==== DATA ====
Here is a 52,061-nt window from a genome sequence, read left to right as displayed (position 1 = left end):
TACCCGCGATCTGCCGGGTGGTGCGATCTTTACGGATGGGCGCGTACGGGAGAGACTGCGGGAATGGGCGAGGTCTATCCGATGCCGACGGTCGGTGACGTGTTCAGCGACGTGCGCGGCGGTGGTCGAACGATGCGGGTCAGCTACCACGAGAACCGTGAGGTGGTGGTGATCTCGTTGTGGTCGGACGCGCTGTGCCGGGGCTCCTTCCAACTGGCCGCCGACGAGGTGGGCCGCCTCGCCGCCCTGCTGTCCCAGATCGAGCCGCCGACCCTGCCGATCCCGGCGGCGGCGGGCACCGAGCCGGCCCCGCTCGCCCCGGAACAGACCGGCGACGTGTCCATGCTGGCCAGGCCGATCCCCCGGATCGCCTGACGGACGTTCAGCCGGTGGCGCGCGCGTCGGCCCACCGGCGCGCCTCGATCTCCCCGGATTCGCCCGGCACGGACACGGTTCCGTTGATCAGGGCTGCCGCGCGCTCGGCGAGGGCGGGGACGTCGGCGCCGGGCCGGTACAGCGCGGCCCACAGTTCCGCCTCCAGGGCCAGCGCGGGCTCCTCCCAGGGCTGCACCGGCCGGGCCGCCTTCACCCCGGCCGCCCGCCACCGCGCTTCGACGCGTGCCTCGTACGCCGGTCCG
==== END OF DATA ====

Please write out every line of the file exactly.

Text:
Here is a 52,061-nt window from a genome sequence, read left to right as displayed (position 1 = left end):
TACCCGCGATCTGCCGGGTGGTGCGATCTTTACGGATGGGCGCGTACGGGAGAGACTGCGGGAATGGGCGAGGTCTATCCGATGCCGACGGTCGGTGACGTGTTCAGCGACGTGCGCGGCGGTGGTCGAACGATGCGGGTCAGCTACCACGAGAACCGTGAGGTGGTGGTGATCTCGTTGTGGTCGGACGCGCTGTGCCGGGGCTCCTTCCAACTGGCCGCCGACGAGGTGGGCCGCCTCGCCGCCCTGCTGTCCCAGATCGAGCCGCCGACCCTGCCGATCCCGGCGGCGGCGGGCACCGAGCCGGCCCCGCTCGCCCCGGAACAGACCGGCGACGTGTCCATGCTGGCCAGGCCGATCCCCCGGATCGCCTGACGGACGTTCAGCCGGTGGCGCGCGCGTCGGCCCACCGGCGCGCCTCGATCTCCCCGGATTCGCCCGGCACGGACACGGTTCCGTTGATCAGGGCTGCCGCGCGCTCGGCGAGGGCGGGGACGTCGGCGCCGGGCCGGTACAGCGCGGCCCACAGTTCCGCCTCCAGGGCCAGCGCGGGCTCCTCCCAGGGCTGCACCGGCCGGGCCGCCTTCACCCCGGCCGCCCGCCACCGCGCTTCGACGCGTGCCTCGTACGCCGGTCCG